The provost maintained that this was not a free speech issue.


"There is no free-speech entitlement to speak at a commencement," Guzman said. "The issue here is how best to maintain campus security and safety, period."


However, in her statement, Tabassum said that she attended a meeting with the provost and the associate senior vice president of safety and risk on Sunday, during which they told her that campus security would be able to protect her from any threats while speaking, but that taking appropriate measures would result in a commencement ceremony that was not what the university wants to "'present as an image.'"


"Because I am not aware of any specific threats against me or the university, because my request for the details underlying the university's threat assessment has been denied, and because I am not being provided any increased safety to be able to speak at commencement, there remain serious doubts about whether USC's decision to revoke my invitation to speak is made solely on the basis of safety," Tabassum said.


Council on American-Islamic Relations-Los Angeles (CAIR-LA) executive director Hussam Ayloush also cast doubt on the university's motives in a statement.


"USC cannot hide its cowardly decision behind a disingenuous concern for 'security,'" Ayloush said. "Asna is an incredibly accomplished student whose academic and extracurricular accomplishments made her the ideal and historic recipient of this year's valedictorian's honor. The university can, should, and must ensure a safe environment for graduation rather than taking the unprecedented step of cancelling a valedictorian's speech."


"The dishonest and defamatory attacks on Asna are nothing more than thinly-veiled manifestations of Islamophobia and anti-Palestinian racism, which have been weaponized against college students across the country who speak up for human rights—and for Palestinian humanity," Ayloush continued.


Earlier this month, CAIR released its 2024 civil rights report, stating the organization received more complaints of anti-Muslim bias than during any other year in its three decades of existence.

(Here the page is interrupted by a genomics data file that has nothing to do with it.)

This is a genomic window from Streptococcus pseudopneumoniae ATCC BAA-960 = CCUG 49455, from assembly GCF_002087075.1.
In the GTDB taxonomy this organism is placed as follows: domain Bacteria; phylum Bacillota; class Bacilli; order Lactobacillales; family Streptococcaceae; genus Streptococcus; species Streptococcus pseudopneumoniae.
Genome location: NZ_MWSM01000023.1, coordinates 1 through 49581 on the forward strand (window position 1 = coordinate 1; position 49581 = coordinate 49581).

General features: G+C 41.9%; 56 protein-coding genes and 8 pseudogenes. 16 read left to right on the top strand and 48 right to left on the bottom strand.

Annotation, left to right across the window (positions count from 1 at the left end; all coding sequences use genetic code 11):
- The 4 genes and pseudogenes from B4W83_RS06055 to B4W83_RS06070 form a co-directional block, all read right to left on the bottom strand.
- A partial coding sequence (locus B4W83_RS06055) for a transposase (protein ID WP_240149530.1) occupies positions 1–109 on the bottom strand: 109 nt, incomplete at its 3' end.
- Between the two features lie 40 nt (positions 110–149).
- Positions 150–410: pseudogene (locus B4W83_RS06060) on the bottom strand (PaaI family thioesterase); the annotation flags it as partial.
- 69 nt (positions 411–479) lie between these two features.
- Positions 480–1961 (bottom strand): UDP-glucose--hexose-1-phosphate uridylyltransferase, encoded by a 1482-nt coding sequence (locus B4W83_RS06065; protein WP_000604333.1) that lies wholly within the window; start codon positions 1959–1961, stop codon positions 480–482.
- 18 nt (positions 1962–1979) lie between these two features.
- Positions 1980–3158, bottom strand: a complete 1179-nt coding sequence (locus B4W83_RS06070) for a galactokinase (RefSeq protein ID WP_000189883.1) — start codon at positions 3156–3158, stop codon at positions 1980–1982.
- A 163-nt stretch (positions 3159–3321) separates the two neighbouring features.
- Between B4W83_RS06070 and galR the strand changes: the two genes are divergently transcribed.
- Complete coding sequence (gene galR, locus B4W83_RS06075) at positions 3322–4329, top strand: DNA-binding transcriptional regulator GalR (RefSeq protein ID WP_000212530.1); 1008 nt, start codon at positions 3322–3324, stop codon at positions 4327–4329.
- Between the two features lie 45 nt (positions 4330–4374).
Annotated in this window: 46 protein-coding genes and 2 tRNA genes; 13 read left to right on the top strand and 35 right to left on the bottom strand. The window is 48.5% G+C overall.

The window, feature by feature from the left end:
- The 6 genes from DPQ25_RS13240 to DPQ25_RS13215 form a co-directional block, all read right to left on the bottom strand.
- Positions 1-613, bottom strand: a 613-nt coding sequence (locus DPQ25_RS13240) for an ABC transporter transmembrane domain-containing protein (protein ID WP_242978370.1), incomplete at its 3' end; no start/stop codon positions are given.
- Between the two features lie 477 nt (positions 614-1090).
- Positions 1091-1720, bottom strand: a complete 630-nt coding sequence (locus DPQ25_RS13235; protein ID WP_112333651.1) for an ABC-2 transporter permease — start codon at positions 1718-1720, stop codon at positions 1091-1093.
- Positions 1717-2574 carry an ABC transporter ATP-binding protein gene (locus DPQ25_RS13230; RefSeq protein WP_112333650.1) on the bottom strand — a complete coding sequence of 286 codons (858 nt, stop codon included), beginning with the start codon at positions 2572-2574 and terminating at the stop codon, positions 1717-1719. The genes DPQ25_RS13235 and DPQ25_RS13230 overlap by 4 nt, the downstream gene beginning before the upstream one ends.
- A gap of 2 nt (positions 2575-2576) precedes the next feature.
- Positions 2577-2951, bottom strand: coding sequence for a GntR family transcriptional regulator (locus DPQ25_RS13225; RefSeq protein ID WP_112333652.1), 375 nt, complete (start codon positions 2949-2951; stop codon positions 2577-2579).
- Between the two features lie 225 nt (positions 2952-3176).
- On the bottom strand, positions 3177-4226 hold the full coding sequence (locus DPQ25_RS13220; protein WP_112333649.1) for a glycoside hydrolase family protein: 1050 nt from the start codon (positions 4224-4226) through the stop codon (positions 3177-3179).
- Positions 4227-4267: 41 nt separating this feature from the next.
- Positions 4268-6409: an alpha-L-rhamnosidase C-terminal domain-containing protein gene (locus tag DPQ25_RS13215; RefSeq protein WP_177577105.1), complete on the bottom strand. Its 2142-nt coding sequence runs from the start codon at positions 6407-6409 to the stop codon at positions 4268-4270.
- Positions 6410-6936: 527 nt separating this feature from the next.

Ayloush argued that USC's decision to cancel Tabassum's speech "empowers voices of hate and censorship, violates USC's obligation to protect its students, and sends a terrible signal to both Muslim students at USC and all students who dare to express support for Palestinian humanity."


Washington Post columnist and Columbia adjunct Karen Attiah also saw the university's decision as a setback for academic freedom.


"What is happening at USC shows that the credibility/legitimacy of many liberal institutions died in Gaza," Attiah wrote on social media. "Western journalistic objectivity died in Gaza. True academic freedom died in Gaza. Do we see how much violence it takes to uphold an imperial status quo?"


Writer and editor Tom Gara called out the university for the discrepancy between its actions and its course offerings.


"Incredible story. USC offers a minor in 'resistance to genocide,' this girl minored in it, was named valedictorian, and then they cancelled her speech because she might talk about genocide," Gara said on social media.


CAIR-LA is calling on USC to reverse its decision and circulating a petition in support of this demand.


Tabassum, meanwhile, addressed her fellow students.


"As your class valedictorian, I implore my USC classmates to think outside the box—to work toward a world where cries for equality and human dignity are not manipulated to be expressions of hatred," she said. "I challenge us to respond to ideological discomfort with dialogue and learning, not bigotry and censorship. And I urge us to see past our deepest fears and recognize the need to support justice for all people, including the Palestinian people."


Olivia Rosane is a staff writer for Common Dreams.


This work is licensed under Creative Commons (CC BY-NC-ND 3.0). Feel free to republish and share widely.